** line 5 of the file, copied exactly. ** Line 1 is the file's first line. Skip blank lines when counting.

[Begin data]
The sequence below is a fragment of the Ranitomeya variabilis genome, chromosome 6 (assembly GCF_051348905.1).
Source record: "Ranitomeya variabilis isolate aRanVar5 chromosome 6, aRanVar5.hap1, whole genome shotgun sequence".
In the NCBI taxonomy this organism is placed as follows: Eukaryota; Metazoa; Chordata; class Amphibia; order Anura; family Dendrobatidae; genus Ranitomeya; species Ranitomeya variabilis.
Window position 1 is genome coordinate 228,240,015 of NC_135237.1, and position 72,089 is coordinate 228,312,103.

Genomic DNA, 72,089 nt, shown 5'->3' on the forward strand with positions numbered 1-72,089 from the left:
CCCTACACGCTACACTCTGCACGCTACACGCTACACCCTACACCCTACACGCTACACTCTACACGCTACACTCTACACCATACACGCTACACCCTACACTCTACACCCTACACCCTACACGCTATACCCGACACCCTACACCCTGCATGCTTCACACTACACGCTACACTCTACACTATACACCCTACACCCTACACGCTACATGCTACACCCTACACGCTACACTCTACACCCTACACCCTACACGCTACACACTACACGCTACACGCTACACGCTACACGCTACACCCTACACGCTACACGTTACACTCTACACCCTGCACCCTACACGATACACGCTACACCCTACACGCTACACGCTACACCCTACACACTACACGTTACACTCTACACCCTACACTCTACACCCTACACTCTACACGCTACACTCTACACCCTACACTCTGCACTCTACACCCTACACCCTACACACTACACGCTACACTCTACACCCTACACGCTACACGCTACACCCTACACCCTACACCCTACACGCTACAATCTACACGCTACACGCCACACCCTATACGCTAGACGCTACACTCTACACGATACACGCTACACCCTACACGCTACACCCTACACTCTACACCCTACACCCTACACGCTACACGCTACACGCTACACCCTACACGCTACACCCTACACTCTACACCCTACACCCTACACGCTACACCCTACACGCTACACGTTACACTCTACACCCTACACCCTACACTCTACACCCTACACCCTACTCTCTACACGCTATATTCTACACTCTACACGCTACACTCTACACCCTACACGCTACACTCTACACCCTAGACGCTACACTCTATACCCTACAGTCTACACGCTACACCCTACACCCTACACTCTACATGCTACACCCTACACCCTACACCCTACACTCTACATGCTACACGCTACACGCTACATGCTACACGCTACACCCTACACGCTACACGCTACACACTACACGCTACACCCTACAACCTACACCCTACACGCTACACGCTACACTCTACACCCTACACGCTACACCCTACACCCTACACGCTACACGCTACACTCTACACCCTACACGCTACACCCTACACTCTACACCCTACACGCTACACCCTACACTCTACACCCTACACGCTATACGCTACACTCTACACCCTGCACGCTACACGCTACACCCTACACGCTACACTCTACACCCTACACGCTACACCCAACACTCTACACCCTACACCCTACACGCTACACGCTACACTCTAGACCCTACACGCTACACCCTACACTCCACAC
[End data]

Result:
Genomic DNA, 72,089 nt, shown 5'->3' on the forward strand with positions numbered 1-72,089 from the left: